Accidental Gating in Alien Logic

I’ve been doing a little UI work lately, prototyping a system that needs to be able to display a list of options, where there’s no hard limit to the number of items in the list. Any such system needs to address the question of what happens when there are too many choices to display at one time. And that brought to mind an anecdote about a game I played approximately 20 years ago.

Alien Logic is a 1994 DOS CRPG based on the Skyrealms of Jorune campaign setting, and if you haven’t heard of Jorune, you probably didn’t have a subscription to Dragon magazine in the 1980s. I don’t think it was advertised more heavily than other game systems of the time, but its ads were highly noticeable and memorable. Haunting art featuring hovering islands and weird alien lifeforms rendered in an unsettling fleshy style, all bulges and bone structure. Usually they featured one or more Shantha, weirdly tall humanoids with bulbous faceless heads. I was always curious about it as a child, but didn’t have any actual knowledge or experience of it until I bought a remaindered Alien Logic CD-ROM.

Now, this game is not fresh in my mind. I don’t remember the story at all. I remember it had a real-time combat system presented in side-view like a brawler, and, like many brawlers, I recall that it fell to a dominant strategy, although I don’t remember what that strategy was. The setting, I learned, is an alien planet dotted with mysterious ruins, colonized by humans and other intelligent species long enough ago to have multiple layers of history there. It was apparently meant to appeal to both sci-fi fans and fantasy fans, and has been compared to both Jack Vance and Barsoom in its pseudo-scientific trappings and quasi-magical forgotten technology. Mana is called “isho” and spells are called “dyshas” as a way to let the sci-fi fans pretend they’re not talking about magic, and apparently some fans get quite huffy when you point this out.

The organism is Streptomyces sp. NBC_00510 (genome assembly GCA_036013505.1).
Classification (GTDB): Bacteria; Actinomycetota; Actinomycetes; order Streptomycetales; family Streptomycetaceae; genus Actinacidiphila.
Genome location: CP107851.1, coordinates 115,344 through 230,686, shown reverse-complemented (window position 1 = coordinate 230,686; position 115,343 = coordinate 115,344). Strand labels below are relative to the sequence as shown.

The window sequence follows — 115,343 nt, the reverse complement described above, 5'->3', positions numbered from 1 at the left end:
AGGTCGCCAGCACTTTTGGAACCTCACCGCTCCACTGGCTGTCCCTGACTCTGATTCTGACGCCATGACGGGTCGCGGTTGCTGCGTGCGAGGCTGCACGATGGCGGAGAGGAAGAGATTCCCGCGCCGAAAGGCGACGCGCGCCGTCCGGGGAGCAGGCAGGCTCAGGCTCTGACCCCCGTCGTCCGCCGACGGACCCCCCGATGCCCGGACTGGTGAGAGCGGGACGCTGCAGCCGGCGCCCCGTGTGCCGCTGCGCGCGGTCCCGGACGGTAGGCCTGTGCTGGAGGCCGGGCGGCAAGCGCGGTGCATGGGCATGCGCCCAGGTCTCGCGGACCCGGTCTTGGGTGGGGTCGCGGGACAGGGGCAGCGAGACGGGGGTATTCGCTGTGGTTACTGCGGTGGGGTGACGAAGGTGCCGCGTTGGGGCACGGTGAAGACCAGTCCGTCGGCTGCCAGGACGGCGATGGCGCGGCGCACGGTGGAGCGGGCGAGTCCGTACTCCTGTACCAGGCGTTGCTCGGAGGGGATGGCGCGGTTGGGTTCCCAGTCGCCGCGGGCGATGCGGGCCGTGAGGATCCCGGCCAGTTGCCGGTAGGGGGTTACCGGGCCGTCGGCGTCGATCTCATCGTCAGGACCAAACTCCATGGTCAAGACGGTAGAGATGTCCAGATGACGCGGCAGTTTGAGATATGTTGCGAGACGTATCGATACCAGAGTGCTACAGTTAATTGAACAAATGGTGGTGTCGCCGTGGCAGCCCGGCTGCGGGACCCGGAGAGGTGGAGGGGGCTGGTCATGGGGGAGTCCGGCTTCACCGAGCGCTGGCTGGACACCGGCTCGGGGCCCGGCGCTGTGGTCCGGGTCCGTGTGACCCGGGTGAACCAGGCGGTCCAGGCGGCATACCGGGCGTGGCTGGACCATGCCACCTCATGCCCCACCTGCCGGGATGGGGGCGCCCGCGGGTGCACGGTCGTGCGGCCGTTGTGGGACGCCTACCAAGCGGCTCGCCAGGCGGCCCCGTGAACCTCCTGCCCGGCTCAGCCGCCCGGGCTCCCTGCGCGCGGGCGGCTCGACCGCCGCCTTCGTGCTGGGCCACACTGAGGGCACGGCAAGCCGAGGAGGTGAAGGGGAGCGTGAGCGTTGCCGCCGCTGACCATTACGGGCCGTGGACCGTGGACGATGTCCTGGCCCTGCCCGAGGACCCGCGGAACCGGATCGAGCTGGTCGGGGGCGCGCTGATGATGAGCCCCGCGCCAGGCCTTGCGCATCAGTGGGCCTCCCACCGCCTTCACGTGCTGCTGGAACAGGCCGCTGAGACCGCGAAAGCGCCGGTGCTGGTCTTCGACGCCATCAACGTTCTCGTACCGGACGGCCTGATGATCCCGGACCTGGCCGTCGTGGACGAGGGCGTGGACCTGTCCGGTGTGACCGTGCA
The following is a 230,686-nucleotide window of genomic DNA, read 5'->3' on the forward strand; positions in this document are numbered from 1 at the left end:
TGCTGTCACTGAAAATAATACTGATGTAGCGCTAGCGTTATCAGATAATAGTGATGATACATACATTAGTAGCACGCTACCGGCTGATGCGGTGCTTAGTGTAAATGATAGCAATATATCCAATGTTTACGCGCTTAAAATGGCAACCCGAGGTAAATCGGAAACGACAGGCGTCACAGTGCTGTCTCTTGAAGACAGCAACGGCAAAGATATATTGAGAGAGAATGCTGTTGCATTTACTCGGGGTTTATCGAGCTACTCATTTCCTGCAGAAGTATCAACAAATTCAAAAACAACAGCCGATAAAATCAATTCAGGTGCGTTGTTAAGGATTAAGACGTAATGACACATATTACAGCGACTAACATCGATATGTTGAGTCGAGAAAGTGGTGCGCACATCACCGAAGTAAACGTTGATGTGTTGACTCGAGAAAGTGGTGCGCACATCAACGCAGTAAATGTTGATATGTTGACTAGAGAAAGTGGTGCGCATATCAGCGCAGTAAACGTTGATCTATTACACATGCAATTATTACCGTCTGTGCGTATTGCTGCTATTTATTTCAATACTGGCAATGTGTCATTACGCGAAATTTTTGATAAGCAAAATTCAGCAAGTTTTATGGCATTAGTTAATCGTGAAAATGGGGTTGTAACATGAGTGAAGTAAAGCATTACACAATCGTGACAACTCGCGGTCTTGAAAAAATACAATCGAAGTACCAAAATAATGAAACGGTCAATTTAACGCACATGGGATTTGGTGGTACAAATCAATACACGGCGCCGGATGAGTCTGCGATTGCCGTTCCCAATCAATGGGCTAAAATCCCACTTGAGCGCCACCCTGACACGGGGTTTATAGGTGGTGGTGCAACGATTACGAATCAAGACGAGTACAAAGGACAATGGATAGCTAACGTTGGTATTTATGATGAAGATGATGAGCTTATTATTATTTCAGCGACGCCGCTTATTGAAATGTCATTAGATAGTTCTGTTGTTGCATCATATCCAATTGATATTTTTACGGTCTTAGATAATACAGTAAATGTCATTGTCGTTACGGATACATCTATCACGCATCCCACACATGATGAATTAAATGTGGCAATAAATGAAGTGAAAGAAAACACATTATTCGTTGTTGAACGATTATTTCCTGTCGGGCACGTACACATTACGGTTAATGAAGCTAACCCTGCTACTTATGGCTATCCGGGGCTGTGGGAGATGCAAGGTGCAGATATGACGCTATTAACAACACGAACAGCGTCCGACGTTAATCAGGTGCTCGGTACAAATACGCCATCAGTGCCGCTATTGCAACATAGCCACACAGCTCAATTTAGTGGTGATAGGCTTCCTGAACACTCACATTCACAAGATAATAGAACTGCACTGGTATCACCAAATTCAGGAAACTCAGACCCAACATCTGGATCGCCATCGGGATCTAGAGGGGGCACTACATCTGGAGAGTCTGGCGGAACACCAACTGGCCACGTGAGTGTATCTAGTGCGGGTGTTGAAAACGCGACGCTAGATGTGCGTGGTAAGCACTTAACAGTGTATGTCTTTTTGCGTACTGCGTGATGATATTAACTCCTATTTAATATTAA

The original tabletop game supports player characters of various races, including furries, but the player character of Alien Logic is human, or at least human-passing. You start off, however, in a Thriddle city called Mountain Crown. I’d describe Thriddles as the setting’s functional equivalent of halflings or gnomes, except instead of small humans, they look like plucked chickens with eyestalks with elbows in them. There’s a sort of mentor figure, an elderly Thriddle named Salrough, who gives you your initial quest and invites you to come back and talk to him whenever you have more developments of interest. And I remember trying to come back to talk to him fairly early in the game, only to be blocked at his door by another Thriddle, named Herrid Go-Otgo, who insisted that I give him a certain item with a silly alien name to be allowed through.